Martha and Snoop's 'Potluck Dinner Party' is a little bit racist
Q: What do you get when Martha Stewart, Snoop Dogg, Wiz Khalifa and Seth Rogen host a cooking show?
A: Tons of weed references, a couple of cute dance moves and too many racist jokes that come off as forced.
VH1's Martha and Snoop's Potluck Dinner Party, which premiered Monday at 10 p.m. Eastern, held a lot of promise for its stars' quirky friendship and entertainment possibilities. And yet, the pilot episode fell flat, relying too much on cheap tropes. Instead of focusing on how the pair defines #friendshipgoals and pleasantly bewilders their fans, the show centered mostly on Martha and Snoop Dogg's differences.
In episode one, the "King of Kush" and the "Queen of Cuisine" compete in a fried chicken competition. (Seriously? Fried chicken of all things?) Though Martha is well-versed in all things culinary, Snoop announces his confidence in facing off against the lifestyle empress, insisting he was raised on fried chicken.
"My pacifier was a drumstick," he says, which gets laughs from the show's live studio audience, and seemingly sets the tone for the rest of the show.
It's funny! It's light-hearted! The premier definitely offers some ripe, witty moments. Seth Rogen notices he's the only person on stage not wearing a necklace, so he pops on one of Wiz Khalifa's chains — the two serve as the first episode's celebrity guests and sous chefs — and several other cute instances, like Martha and Snoop's promotional body rolls, make the episode joyous and stand out from a typical cooking show.
But, it's all downhill when things start to get competitive. Martha adopts a kind-of-mean streak (and not in that #NastyWoman kind of way), telling her assistant Wiz Khalifa that she has to win because she "can't lose to the hood." Even in this pre-recorded hourlong episode, the moment is uncomfortable; there's a noticeable pause from the other hosts as well as the studio audience. "I'm from the hood too, Martha," Wiz Khalifa retorts after absorbing it all.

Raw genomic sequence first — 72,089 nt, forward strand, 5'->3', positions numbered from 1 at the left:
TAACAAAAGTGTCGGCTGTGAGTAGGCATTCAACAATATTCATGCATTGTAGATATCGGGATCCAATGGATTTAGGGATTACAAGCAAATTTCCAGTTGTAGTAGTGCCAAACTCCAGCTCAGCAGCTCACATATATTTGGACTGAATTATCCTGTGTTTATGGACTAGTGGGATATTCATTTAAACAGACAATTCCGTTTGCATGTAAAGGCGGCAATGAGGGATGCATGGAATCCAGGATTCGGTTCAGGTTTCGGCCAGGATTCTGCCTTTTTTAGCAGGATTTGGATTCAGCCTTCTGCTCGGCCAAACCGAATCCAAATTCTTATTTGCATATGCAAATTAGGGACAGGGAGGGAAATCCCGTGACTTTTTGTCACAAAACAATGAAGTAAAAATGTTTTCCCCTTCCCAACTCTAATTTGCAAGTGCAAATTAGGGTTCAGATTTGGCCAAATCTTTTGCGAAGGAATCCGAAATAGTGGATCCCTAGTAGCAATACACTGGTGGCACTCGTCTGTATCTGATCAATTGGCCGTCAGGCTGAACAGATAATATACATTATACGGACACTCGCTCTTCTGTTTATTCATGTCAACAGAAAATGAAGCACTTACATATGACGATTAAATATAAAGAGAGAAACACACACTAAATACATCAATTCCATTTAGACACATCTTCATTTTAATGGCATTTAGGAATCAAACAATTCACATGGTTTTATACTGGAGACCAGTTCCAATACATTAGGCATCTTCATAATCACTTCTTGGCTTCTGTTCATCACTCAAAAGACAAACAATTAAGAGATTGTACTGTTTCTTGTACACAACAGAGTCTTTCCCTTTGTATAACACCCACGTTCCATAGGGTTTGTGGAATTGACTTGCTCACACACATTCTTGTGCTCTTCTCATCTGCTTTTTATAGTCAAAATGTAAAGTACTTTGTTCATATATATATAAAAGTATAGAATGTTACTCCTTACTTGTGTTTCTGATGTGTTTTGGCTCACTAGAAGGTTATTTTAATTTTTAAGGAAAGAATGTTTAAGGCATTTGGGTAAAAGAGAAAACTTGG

As a viewer, you might consider Martha's comment a one-time gaffe. Had this reference to "the hood" been the only mention, it could be shrugged off. Sadly, later on in the show, Ice Cube shows up — because, why not? — and emphasizes the differences between the competitors, deeming Snoop's side of the kitchen the "hood," and Martha's "Hollywood."
It's this well-timed and well-rhymed line that alludes to the possibility that the show's focus on class is both intentional and scripted. Later, while coating a piece of chicken in a buttermilk mixture, Martha says to Snoop, "If you took a buttermilk bath, you'd be whiter," as if she'd been told by producers to play some race card. Professional comedian Rogen says, "I'm not touching that one," probably because the joke is flat out bad. If the racial play was, in fact, encouraged, it's a real bummer, because Martha and Snoop are celebrated for the love they have for each other, and milking that aspect of their relationship would have made the pilot more of an indisputable success.
In November 2008, the rapper appeared on Martha's cooking show to compare mashed potato recipes. Back then, Martha professed her admiration for Snoop's vocabulary, and it was Snoop who mentioned the "hood," and his preference for black pepper. It was much less uncomfortable coming out of his mouth.
Two years later, Snoop tweeted at Martha, seeking advice for planning a bachelor party.
The relationship seems sweet. And in a September interview with Rolling Stone, Snoop said he's never met anyone quite like Martha. "When we come together, it's a natural combination of love, peace and harmony."
It would have been a delight to see that peace and harmony on the pair's cooking show debut. Instead, the premiere is lazy at best, and feeds on the juice from low-hanging comedic fruit that has served less-smart comedy for far too long.